We use mathematical equations to get a better understanding about how diseases work. Specifically how they transfer from one to another, how deadly they are and how likely someone catches one. Being able to research and understand these topics save thousands of lives. Understanding how diseases transfer and how deadly a disease is can help to plan ahead on how to eradicate and make sure no one gets it.
Understanding this topic can be a big help to solving the United Nations Millennium development goals. Specifically reducing childhood mortality, combat HIV, AIDS, Malaria, and other diseases, and improving maternal health. All of these can be solved if we can figure out more about HIV, AIDS, Malaria, etc. With a deeper understanding of these topics we can without a doubt put an end to HIV, AIDS, and Malaria. (“We can end,” 2011)
We can end poverty 2015: Millennium development goals. (2011). Retrieved from https://www.un.org/millenniumgoals/
March 5, 2012, by JH
March 2, 2012, by zp
We went to the DNA lab to talk to a scientist and learn about DNA.We were also trying to find out how DNA relates to diseases. Disease connects to DNA because some diseases are hereditary. The DNA cells in your body can tell you which diseases you are more susceptible to. While we were there, we asked a scientist lots of questions. We also looked at a DNA exhibit to learn more.
Three questions I asked were:
Are all the cells in our bodies important?
We can survive without some cells like fingernail cells and surplus skin cells.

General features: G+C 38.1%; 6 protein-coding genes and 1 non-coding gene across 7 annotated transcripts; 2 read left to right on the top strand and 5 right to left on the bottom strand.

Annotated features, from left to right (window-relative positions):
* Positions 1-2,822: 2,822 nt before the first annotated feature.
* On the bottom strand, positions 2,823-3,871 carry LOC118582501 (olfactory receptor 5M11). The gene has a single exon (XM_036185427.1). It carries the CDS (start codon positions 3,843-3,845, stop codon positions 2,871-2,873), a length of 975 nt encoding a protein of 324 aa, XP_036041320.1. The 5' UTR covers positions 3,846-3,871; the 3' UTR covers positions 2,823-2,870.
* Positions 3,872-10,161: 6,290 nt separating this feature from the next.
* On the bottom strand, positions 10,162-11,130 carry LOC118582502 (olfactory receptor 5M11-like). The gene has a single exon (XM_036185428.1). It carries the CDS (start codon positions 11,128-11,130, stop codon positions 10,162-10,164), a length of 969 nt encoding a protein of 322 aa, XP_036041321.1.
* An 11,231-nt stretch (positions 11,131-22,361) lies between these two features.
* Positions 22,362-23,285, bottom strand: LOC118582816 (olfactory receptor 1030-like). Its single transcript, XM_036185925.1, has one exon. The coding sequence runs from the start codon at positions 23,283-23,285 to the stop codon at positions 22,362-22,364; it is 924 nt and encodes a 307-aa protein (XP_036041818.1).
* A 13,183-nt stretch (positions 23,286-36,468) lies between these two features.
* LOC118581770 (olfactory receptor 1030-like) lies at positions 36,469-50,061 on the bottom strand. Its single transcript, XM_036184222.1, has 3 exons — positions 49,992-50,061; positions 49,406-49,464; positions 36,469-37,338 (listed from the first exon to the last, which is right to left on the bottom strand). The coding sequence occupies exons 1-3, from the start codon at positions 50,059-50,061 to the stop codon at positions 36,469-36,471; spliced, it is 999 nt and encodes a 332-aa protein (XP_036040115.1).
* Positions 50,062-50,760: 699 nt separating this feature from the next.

DNA coats all of our body parts but it doesn’t actually control our body parts.
Because it is vital to life.
March 2, 2012, by JH
Today, we went the the DNA Lab at the Field Museum in Chicago. It was a really interesting place where we got to see DNA being analyzed. We asked one of the scientists about DNA and how it relates to disease. After he told us about what he did, we got to have a Q&A with him. Below are a few of the Q&A’s.
For example, if you have an extra, or different chromosome, you are very likely of being born with a disease like Down Syndrome.
You need A, T, C, and G cells in your DNA.
DNA is in your chromosome.
February 28, 2012, by JH
Below is my third milestone for Disease class, we made a Public Service Announcement (PSA). My PSA was about Diabetes in the United States of America. Below you can see my script, and listen to my PSA!
Attention, this public service announcement is about Diabetes in the United States of America. Diabetes affects millions of Americans and is usually gotten by people who are obese and cannot move you sugar into fat, liver, and muscle cells to be stored as energy. Stay healthy and stay away from diabetes!
February 14, 2012, by JH
The purpose of this assignment was to inform people about anthrax. I did this by making a power point presentation. You can check out my video here:
January 31, 2012, by MY
For our first milestone in disease class, we did a lot of fun things. We used microscopes to look at different diseases and everyone got assigned a disease to do research. My Disease was tuberculosis. If you want to learn more about that disease check out my Prezi below: